The AAR lives on!
About a year ago in this column I wrote about the final Adirondack Astronomy Retreat (AAR) that Wendee and I held in the Adirondack Mountains near Lewis, New York. We had a special program with lectures, a banquet featuring, among other VIPs, my brother Gerry and his partner Duane, and President John Ettling of SUNY Plattsburgh. We even presented to Dr. Ettling the first Starlight Night Prize to celebrate the University’s commitment to keep this wonderful place as dark as possible. We concluded the week by burying a time capsule.
Much as we tried, the enthusiasm for the event was too strong just to end it. Now, under the direction of Patrice Scattolin from Montreal and his family, AAR is continuing. With his high intelligence and brilliant sense of humor, Patrice ran the event with an efficiency and alacrity rarely seen. Laurie Williams, with the assistance of daughters Clara and Sophie and son Marc, kept the indoor portion running smoothly. And this year the weather helped “big-time.” We had four beautiful nights, and good portions of two others. Using the camp’s Meade 14-inch Schmidt-Cassegrain called Aart, a 26-inch reflector dubbed Enterprise, and Carl Jorgensen’s 8-inch reflector named Pegasus, I did almost 25 hours of visual comet hunting. This total is possibly a record for this site. When the sky is at its best here, I can glimpse Messier 33 with the naked eye and I did that almost every night. The International Space Station made a nice pass, and we saw several bright meteors heralding the onset of the Perseid meteor shower.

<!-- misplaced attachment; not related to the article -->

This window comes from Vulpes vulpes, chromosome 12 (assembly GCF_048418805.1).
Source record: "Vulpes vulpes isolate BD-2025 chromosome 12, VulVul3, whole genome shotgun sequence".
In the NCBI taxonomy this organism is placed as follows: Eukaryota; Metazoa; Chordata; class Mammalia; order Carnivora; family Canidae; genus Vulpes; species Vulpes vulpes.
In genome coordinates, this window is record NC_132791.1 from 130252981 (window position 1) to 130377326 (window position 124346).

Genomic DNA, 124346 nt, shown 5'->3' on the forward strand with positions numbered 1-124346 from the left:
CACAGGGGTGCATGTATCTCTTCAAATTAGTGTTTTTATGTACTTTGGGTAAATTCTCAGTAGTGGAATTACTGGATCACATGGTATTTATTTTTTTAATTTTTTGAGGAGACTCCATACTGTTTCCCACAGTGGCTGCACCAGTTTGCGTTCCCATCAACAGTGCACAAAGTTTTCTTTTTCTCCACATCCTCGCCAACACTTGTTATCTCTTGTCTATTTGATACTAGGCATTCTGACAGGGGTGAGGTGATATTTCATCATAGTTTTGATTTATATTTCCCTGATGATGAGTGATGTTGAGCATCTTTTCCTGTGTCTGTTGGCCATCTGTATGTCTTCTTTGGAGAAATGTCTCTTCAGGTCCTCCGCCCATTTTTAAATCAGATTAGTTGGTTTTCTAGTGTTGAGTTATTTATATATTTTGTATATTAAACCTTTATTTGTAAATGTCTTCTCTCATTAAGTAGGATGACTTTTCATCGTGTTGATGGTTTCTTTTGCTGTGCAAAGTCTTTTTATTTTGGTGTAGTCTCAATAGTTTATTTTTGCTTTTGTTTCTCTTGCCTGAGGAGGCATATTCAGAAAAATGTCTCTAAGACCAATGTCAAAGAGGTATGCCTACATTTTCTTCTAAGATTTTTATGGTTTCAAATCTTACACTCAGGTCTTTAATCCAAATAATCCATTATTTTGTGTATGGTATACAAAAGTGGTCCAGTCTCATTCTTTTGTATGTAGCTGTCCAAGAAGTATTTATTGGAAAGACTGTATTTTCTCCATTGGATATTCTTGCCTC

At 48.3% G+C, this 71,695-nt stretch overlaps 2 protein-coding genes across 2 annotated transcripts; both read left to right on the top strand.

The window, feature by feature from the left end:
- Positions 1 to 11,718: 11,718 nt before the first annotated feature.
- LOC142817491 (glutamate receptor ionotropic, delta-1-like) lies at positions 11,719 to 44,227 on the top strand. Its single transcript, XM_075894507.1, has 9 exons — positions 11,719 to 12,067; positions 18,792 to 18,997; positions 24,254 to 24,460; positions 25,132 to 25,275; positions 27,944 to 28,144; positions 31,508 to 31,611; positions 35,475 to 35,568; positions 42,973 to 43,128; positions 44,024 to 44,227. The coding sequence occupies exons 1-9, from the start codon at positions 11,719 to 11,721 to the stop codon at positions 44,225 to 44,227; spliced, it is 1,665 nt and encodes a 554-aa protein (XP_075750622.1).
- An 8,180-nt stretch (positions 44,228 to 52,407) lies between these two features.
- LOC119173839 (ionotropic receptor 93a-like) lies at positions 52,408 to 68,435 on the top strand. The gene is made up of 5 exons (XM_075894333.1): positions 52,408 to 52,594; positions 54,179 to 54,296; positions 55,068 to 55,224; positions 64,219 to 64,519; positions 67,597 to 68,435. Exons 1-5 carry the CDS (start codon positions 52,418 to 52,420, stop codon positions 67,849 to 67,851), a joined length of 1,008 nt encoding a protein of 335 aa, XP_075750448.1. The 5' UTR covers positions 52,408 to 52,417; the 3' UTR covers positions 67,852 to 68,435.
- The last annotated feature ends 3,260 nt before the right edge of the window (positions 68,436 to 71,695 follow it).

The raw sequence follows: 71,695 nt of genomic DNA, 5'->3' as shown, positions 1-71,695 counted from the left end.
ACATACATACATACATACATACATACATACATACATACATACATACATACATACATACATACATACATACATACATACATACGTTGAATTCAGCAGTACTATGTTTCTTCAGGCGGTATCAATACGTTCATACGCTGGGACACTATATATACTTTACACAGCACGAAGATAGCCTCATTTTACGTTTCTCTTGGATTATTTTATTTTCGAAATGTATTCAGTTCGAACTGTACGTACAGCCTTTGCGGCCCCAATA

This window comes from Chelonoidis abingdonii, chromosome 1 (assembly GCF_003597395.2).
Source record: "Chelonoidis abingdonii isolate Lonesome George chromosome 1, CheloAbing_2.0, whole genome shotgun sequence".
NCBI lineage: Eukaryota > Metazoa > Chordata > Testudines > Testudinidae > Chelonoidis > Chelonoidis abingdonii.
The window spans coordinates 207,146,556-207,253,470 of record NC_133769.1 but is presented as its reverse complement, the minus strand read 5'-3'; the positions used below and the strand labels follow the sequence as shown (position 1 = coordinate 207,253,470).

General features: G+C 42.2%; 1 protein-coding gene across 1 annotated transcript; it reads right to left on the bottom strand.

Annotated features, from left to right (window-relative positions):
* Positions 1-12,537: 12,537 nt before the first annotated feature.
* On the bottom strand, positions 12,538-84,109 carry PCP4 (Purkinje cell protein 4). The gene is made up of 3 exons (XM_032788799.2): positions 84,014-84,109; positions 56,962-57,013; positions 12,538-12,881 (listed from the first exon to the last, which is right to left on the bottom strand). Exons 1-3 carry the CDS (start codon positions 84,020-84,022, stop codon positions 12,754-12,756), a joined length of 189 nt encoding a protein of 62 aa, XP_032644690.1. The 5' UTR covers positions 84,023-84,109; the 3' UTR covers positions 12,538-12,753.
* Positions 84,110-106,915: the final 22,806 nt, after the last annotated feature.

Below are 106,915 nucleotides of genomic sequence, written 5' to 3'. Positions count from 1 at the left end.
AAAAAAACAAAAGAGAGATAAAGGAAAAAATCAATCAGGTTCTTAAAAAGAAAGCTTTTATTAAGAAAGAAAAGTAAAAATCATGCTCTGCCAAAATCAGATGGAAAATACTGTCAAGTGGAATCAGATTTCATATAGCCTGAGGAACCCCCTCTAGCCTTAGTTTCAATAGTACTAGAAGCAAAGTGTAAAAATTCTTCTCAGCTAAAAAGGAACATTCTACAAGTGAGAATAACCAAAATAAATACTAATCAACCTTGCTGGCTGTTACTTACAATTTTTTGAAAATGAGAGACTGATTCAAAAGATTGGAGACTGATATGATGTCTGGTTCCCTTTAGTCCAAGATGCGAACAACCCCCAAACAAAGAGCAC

The purpose of this particular retreat was and still is to recharge our astronomical batteries, and to remind us why we became amateur astronomers in the first place. While last year we had plenty of down time to enjoy movies and singalongs, this year the night sky occupied pretty much all our time. It was truly spectacular.
While the site may be superb now, we chose it for our star party because of the memories that flood back every time I revisit it. It provided my first serious dark sky experience decades ago, during the summers of 1964, 1965, and 1966. I loved it so much back then that I asked Dad if I could attend SUNY Plattsburgh the rest of the year. In one of the few mistakes Dad ever made, he resisted, preferring that I attend Montreal’s McGill University instead. I flunked out of McGill twice. But I have never forgotten the pristine beauty of SUNY Plattsburgh’s Twin Valleys campsite, with its unparalleled views of the “forever wild” Adirondack mountains. May this priceless spot continue to remind future generations of how beautiful the mountains are, and how beautiful the night sky remains far above their lofty peaks.